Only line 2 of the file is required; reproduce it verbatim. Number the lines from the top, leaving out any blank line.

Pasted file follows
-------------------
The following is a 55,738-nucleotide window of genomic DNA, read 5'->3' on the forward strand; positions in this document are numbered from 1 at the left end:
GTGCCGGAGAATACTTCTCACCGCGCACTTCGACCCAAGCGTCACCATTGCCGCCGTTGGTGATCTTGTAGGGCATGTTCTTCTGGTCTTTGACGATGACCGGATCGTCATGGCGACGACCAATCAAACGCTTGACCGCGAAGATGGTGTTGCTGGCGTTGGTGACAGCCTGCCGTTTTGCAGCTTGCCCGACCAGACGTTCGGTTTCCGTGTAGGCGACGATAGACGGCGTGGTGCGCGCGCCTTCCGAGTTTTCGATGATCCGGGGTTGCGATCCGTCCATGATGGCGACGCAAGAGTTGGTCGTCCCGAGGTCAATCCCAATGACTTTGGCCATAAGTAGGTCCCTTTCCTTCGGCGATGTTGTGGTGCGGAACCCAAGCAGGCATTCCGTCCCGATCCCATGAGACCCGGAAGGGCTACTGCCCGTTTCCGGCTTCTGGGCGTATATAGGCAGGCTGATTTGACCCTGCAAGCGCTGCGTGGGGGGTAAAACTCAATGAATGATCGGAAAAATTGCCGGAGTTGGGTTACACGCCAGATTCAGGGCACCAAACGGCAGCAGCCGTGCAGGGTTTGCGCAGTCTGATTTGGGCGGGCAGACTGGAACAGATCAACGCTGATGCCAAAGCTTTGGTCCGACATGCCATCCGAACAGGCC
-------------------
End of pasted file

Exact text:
GTGCCGGAGAATACTTCTCACCGCGCACTTCGACCCAAGCGTCACCATTGCCGCCGTTGGTGATCTTGTAGGGCATGTTCTTCTGGTCTTTGACGATGACCGGATCGTCATGGCGACGACCAATCAAACGCTTGACCGCGAAGATGGTGTTGCTGGCGTTGGTGACAGCCTGCCGTTTTGCAGCTTGCCCGACCAGACGTTCGGTTTCCGTGTAGGCGACGATAGACGGCGTGGTGCGCGCGCCTTCCGAGTTTTCGATGATCCGGGGTTGCGATCCGTCCATGATGGCGACGCAAGAGTTGGTCGTCCCGAGGTCAATCCCAATGACTTTGGCCATAAGTAGGTCCCTTTCCTTCGGCGATGTTGTGGTGCGGAACCCAAGCAGGCATTCCGTCCCGATCCCATGAGACCCGGAAGGGCTACTGCCCGTTTCCGGCTTCTGGGCGTATATAGGCAGGCTGATTTGACCCTGCAAGCGCTGCGTGGGGGGTAAAACTCAATGAATGATCGGAAAAATTGCCGGAGTTGGGTTACACGCCAGATTCAGGGCACCAAACGGCAGCAGCCGTGCAGGGTTTGCGCAGTCTGATTTGGGCGGGCAGACTGGAACAGATCAACGCTGATGCCAAAGCTTTGGTCCGACATGCCATCCGAACAGGCC